I read How Green Was My Valley in Summer 1996, so I have a smidgen of understanding— “dd” being pronounced “th”— but what about something like Tre’r-ddôl?
Also, journalists! Like Richard, I am concerned with the dilution of the English language, and I especially hate over-using milquetoast words when the language is so illustrative.
Don’t just say he’s an embattled former Attorney General. Beleaguered is better, but what about fraught, bedeviled, besieged, harried, or plagued?
Vivid language, please!
While we were in Maine, Richard and I ate at DuckFat, a restaurant run by Rob Evans and Nancy Pugh. Evans was a Food & Wine Best New Chef 2004, and runs Hugo’s, which has been lavishly praised by Gourmet Magazine, Condé Nast Traveler, The New York Times, et al. DuckFat is the cheaper little brother, but its menu is still quite sophisticated, and our meal was sublime start to finish. Two-thirds of it was
French Belgian fries. Frankly, it’s the perfect neighborhood restaurant.
Anyway, Richard ordered one of their housemade lemon verbena sodas, and it was so sprightly and tingly and zesty and fun that I wanted to try it on a smaller scale at home. Till now, all my fresh-herb drinks were better in conception than execution*, but the lemon verbena almost-kind-of-worked. I’d still double or triple the amount, but till then, here’s a quick-and-dirty recipe.
Lemon Verbena Lemonade Concentrate
In this recipe I’ve tripled the lemon verbena I used this afternoon, so don’t triple it again. Also, this is a recipe for concentrate, to be mixed with sparkling water, or tap water, or water and vodka; whatever you like. But don’t drink it straight.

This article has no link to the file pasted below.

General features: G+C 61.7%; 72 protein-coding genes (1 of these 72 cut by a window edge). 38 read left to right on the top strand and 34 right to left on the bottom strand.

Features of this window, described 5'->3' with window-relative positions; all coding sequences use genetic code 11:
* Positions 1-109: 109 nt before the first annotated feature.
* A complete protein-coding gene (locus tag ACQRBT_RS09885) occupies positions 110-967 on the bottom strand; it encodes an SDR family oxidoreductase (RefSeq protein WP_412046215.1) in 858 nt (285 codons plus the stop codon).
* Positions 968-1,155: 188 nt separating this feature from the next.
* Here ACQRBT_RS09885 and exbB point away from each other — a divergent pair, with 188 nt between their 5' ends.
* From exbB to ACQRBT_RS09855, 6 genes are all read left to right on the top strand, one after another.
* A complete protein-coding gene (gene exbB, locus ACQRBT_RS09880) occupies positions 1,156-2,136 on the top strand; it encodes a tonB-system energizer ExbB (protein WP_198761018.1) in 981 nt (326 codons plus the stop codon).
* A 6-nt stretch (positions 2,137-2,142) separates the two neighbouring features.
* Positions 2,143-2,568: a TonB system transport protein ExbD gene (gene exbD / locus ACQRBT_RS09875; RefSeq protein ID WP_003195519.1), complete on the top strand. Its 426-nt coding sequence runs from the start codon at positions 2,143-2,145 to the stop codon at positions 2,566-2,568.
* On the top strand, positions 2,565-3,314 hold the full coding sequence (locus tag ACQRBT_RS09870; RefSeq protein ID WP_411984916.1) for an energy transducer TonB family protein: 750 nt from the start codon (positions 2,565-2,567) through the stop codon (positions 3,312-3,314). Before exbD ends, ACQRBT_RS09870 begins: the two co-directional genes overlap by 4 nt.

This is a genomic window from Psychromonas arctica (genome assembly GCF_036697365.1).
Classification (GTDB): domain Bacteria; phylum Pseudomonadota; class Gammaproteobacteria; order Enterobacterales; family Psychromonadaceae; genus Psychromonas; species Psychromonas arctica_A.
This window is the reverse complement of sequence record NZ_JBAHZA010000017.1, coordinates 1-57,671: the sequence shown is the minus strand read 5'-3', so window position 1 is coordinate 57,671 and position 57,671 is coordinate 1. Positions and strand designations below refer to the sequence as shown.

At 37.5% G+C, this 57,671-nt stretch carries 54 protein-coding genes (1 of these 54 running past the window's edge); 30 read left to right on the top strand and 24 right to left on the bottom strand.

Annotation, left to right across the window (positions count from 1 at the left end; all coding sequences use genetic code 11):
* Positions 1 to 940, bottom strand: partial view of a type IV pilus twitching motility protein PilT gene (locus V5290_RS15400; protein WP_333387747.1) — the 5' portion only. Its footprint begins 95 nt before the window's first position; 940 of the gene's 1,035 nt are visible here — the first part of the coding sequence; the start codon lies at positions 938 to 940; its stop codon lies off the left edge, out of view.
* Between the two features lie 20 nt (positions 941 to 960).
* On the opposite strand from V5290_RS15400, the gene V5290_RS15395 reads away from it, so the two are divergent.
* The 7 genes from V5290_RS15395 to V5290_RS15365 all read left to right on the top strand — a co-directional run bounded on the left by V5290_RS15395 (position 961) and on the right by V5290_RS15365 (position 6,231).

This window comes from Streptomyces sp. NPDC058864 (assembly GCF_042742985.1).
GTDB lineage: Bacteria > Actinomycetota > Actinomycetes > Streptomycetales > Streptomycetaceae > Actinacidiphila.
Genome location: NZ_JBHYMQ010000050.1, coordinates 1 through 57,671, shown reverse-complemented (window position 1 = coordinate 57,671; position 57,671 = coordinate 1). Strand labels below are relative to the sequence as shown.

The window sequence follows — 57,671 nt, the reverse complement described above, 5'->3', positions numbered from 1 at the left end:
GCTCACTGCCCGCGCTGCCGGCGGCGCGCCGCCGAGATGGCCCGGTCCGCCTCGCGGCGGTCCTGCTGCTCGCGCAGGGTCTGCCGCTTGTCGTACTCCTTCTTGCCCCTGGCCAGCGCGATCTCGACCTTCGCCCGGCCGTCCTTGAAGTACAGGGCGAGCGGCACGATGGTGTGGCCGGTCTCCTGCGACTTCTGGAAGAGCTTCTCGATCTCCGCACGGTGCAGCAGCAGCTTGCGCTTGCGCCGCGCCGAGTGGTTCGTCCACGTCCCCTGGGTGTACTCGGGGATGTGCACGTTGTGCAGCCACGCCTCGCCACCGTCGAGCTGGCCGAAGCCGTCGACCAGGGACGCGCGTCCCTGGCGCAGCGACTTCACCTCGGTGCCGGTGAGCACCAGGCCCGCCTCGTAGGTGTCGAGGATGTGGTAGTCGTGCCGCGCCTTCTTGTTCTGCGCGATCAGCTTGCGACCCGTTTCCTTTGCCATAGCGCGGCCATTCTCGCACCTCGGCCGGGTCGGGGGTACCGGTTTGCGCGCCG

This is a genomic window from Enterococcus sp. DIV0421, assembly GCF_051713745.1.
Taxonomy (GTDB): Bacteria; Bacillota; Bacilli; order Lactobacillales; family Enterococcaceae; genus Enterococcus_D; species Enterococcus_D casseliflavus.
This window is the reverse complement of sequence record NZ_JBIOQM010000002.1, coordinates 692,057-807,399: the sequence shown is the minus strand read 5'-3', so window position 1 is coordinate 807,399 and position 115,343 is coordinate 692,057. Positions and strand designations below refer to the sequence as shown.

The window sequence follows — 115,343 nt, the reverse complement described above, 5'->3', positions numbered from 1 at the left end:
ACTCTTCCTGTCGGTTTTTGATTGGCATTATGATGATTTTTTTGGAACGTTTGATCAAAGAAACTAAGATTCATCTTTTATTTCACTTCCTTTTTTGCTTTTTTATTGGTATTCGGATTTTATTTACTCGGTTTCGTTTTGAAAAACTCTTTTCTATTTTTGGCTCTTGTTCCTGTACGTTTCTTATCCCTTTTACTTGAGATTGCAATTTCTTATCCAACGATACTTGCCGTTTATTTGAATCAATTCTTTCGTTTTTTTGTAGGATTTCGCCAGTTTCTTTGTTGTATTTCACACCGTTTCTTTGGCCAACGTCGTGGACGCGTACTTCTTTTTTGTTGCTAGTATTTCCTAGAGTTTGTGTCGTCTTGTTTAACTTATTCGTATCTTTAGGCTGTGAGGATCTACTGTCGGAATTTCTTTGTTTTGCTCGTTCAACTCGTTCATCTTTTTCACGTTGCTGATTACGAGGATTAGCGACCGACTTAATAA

Six fresh lemons, rolled and juiced (about 2 cups juice)
2 teaspoons lemon zest
1 cup sugar
6 large sprigs (10-15 leaves each) lemon verbena
For the simple syrup
In a saucepan over medium heat, combine the sugar with ½ cup water and four sprigs lemon verbena and zest. Heat slowly, stirring occasionally until sugar completely dissolves. Don’t let the sugar stick to the bottom, but don’t stir too vigorously either, or the sugar will crystallize up the sides of the pot. Bring just to a boil, then remove from heat. Cool and discard lemon verbena and zest.
For the concentrate
Pluck the leaves from remaining sprigs of lemon verbena and slice into thin ribbons. Chiffonade it, if you’re being a fancy-pants.
Once cool, combine the syrup, juice and lemon verbena. Shake or stir to combine throughly. Chill.
Pour 1-2 finger widths of concentrate into a pretty glass, and top with the water of your choice. Add ice and serve.
*An experiment executed many times with negligible results. Three cups of mint later, my tisane’s flavor was vaguely vegetal, if you concentrated on it with your eyes closed. Fresh lavender simple syrup tasted… like simple syrup. Dried lavender was much better
August 26, 2007 § Leave a comment
My balloon. It collapsed.
Sorry about the blog-flake this Summer, ladies and gentlemen, but I will work harder. I suppose I did have a lot to say, but Autumn is a promising time, too. I’m still fresh enough out of school to think of it as the beginning. And so it will be.